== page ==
Plaque morphologies of the gBΔ28syn and gKΔ31-68/gBΔ28syn viruses on Vero and VK302 cells. Viral plaques were obtained on both Vero and VK302 cells and visualized after methanol fixing and immunostaining with anti-HSV antibodies ...

Transient expression and characterization of the gKa peptide, containing the amino-terminal 82 aa of gK.

We investigated whether the amino terminus of gK could complement in trans the gKΔ31-68 defects for infectious-virus production and gBΔ28syn-mediated virus-induced cell fusion. A gene cassette encoding the gKa peptide was constructed to include a 3× FLAG epitope inserted in frame after gK aa 82 and cloned into transient expression vector p3XFLAG-CMV14 (Invitrogen, Inc.). Transient expression in Vero cells produced protein species migrating with an apparent molecular mass of approximately 12 to 22 kDa in the absence or presence of infection with the gBΔ28syn virus (Fig. (Fig.5,5, lanes 5 and 6, respectively). Endo H recognizes and cleaves high-mannose precursor carbohydrate chains characteristic of glycosylation occurring in the rough endoplasmic reticulum of cells, while Golgi network-dependent glycosylation causes resistance to endo H digestion. In contrast, the enzyme PNGase F cleaves mature N-linked carbohydrate chains that contain terminal sugars, such as fucose and galactose (65, 66). Treatment of transfected or transfected and subsequently infected Vero cell extracts with endo H or PNGase F revealed that the gKa-related peptide species were sensitive to both endo H and PNGase F action. Transfected cells subsequently infected with the gBΔ28syn virus appeared to produce a small portion of glycosylated gKa which was resistant to glycosidase action (Fig. (Fig.5,5, lanes 2 and 4).

FIG. 5.
Transient expression of the gKa peptide. Vero cells were transfected with the gKa-expressing plasmid, and gKa expression was detected by a Western immunoblot assay utilizing the anti-FLAG antibody. Cellular extracts from transfected Vero cells (lane 5) ...

Complementation of the replication of gK mutant viruses by the gKa peptide.

To assess whether the gKa peptide complemented the replication defect of mutant viruses gKΔ31-47 and gKΔ31-68, Vero cells were transfected either with the gK-expressing plasmid or with the control gKa-R plasmid containing the gKa coding sequence cloned in the reverse orientation. This gene cassette did not code for a peptide or the FLAG epitope, since it lacked an initiation codon and contained two internal stop codons (not shown). All transfected Vero cells (in triplicate) were subsequently infected with either the gKΔ31-47 or the gKΔ31-68 virus. Virus stocks were prepared at 9 or 21 hpi, and virus titers were determined on VK302 cell monolayers. Cell-free viral titers were increased, on average, twofold by the gKa peptide compared with gKa-R (Fig. (Fig.6A).6A). Intracellular titers of infected cultures were increased approximately threefold for the gKΔ31-47 virus and 50% for the gKΔ31-68 virus in the gKa- versus the gKa-R-transfected cells (Fig. (Fig.6B).6B). Overall viral titers at 9 hpi were approximately twofold higher for the gKa- than for the gK-R-transfected cells. Expression of the full gK gene produced approximately sixfold-higher levels of infectious viruses than did expression of the gKa peptide for the gKΔ3147 virus (Fig. (Fig.6C),6C), and virus titers were twofold higher for the ΔgK31-68 virus than for the gKa peptide (not shown).

FIG. 6.
Complementation of viral replication of gK mutant viruses by the gKa peptide. Vero cells were transfected with the gKa-expressing plasmid or a control plasmid containing the gKa coding sequence cloned in reverse (see Materials and Methods), and 24 h posttransfection, ...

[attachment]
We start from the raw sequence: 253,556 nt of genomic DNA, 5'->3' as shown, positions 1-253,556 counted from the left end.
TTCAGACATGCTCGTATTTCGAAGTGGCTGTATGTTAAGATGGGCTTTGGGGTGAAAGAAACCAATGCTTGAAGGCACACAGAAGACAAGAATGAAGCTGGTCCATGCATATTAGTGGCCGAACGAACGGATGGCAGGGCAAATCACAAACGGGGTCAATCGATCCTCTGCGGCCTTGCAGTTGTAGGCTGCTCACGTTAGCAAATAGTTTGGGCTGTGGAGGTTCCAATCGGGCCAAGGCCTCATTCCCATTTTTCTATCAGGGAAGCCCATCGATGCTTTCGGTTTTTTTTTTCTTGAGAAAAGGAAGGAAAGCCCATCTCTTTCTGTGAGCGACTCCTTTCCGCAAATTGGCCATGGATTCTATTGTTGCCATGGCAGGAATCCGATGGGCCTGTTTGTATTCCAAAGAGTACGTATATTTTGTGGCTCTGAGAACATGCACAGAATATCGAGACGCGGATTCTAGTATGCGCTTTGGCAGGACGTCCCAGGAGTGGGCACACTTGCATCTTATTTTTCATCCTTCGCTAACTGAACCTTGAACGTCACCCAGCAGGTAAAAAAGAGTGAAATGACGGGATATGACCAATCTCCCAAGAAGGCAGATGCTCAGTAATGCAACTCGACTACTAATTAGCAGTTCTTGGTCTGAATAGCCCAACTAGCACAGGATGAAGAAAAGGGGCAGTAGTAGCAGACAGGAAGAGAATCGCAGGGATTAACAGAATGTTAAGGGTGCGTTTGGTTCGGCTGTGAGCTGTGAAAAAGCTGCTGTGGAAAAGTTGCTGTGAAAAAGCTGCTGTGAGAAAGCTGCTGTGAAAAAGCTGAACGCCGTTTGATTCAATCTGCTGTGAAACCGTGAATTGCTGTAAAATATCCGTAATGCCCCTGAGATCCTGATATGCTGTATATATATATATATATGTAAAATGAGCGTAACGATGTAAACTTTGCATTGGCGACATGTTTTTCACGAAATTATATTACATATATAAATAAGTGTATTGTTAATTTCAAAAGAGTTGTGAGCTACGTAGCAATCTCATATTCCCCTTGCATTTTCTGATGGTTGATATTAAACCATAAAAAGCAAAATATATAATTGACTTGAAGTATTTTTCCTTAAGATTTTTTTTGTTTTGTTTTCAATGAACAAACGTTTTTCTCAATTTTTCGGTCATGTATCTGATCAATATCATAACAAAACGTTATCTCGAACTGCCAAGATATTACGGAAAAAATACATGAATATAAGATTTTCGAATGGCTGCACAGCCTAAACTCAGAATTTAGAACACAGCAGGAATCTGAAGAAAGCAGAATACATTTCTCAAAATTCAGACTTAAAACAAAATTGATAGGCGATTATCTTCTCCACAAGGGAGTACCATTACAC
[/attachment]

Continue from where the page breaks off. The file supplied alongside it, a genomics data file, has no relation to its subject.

Virus-dependent cell surface expression of the gKa peptide.

The expression of the gKa peptide on cell surfaces was examined using immunocytochemistry under both fixed (methanol) and live-cell conditions. Vero cells were transfected with plasmids expressing either the gKa peptide or the control plasmid gKa-R. Twenty-four hours posttransfection with either the gKa or the gKa-R plasmid, transfected cells were infected with the gKΔ31-68/gBΔ28syn virus. Positive reactions were visualized after staining with anti-FLAG and anti-HSV antibodies, as described in Materials and Methods. The anti-FLAG antibody efficiently detected expression of the gKa peptide in methanol-fixed Vero cells transfected with the gKa-expressing plasmid and subsequently infected with the gKΔ31-68/gBΔ28syn virus. FLAG-positive cells appeared to form small syncytia throughout the Vero cell culture. As expected, the anti-FLAG antibody did not react with Vero cells transfected with the gKa-R plasmid and subsequently infected with the gKΔ31-68/gBΔ28syn virus (Fig. (Fig.7A,7A, panels c and d). The anti-HSV antibody detected HSV proteins in cells transfected with either the gKa or the gKa-R plasmid followed by infection with the gKΔ31-68/gBΔ28syn virus. However, an increased amount of labeling was noted for cells transfected with the gKa peptide in comparison to that for cells transfected with the gKa-R plasmid. Furthermore, cells expressing the gKa peptide appeared to form large syncytia that were positive for HSV gene products (Fig. (Fig.7A,7A, panel a). Similar experiments were performed, with the exception that Vero cell monolayers were labeled with anti-FLAG or anti-HSV antibody under live conditions. Previous work has shown that under live reaction conditions, antibodies detect only cell surface-expressed proteins (18, 23). The anti-FLAG antibody detected gKa on Vero cell surfaces but did not react with the control Vero cell monolayer, which was transfected with the gKa-R plasmid (Fig. (Fig.7B,7B, panels c and d). The anti-HSV antibody detected HSV proteins in Vero cells transfected with either the gKa or the gKa-R plasmid and subsequently infected with the gKΔ31-68/gBΔ28syn virus. However, Vero cells expressing the gKa peptide appeared to form relatively large syncytia, which were stained with the anti-HSV antibody (Fig. (Fig.7B,7B, panels a and b).

FIG. 7.
Cell surface expression of the gKa peptide. Vero cells were transfected with the gKa plasmid or the control plasmid gKa-R, and transfected cells were infected with the gKΔ31-68/gBΔ28syn virus. Cells were stained with either the anti-FLAG ...